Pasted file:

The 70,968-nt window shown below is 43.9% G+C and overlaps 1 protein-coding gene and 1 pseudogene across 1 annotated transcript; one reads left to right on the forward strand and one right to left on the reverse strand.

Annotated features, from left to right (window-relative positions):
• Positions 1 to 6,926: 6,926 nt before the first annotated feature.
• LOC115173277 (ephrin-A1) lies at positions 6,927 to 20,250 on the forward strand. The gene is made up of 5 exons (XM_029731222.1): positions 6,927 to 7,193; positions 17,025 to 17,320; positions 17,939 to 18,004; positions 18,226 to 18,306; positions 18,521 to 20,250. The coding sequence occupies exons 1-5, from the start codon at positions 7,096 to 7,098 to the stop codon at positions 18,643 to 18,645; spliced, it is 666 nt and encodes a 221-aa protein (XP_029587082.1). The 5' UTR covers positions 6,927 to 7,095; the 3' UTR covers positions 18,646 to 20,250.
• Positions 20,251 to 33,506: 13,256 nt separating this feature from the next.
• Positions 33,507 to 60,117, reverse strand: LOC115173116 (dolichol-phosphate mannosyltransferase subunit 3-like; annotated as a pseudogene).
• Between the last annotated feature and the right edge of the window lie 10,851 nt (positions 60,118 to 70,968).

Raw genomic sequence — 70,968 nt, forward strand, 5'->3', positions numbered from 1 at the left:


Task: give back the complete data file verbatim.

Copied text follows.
The 70,968-nt window shown below is 43.9% G+C and overlaps 1 protein-coding gene and 1 pseudogene across 1 annotated transcript; one reads left to right on the forward strand and one right to left on the reverse strand.

Annotated features, from left to right (window-relative positions):
• Positions 1 to 6,926: 6,926 nt before the first annotated feature.
• LOC115173277 (ephrin-A1) lies at positions 6,927 to 20,250 on the forward strand. The gene is made up of 5 exons (XM_029731222.1): positions 6,927 to 7,193; positions 17,025 to 17,320; positions 17,939 to 18,004; positions 18,226 to 18,306; positions 18,521 to 20,250. The coding sequence occupies exons 1-5, from the start codon at positions 7,096 to 7,098 to the stop codon at positions 18,643 to 18,645; spliced, it is 666 nt and encodes a 221-aa protein (XP_029587082.1). The 5' UTR covers positions 6,927 to 7,095; the 3' UTR covers positions 18,646 to 20,250.
• Positions 20,251 to 33,506: 13,256 nt separating this feature from the next.
• Positions 33,507 to 60,117, reverse strand: LOC115173116 (dolichol-phosphate mannosyltransferase subunit 3-like; annotated as a pseudogene).
• Between the last annotated feature and the right edge of the window lie 10,851 nt (positions 60,118 to 70,968).

Raw genomic sequence — 70,968 nt, forward strand, 5'->3', positions numbered from 1 at the left: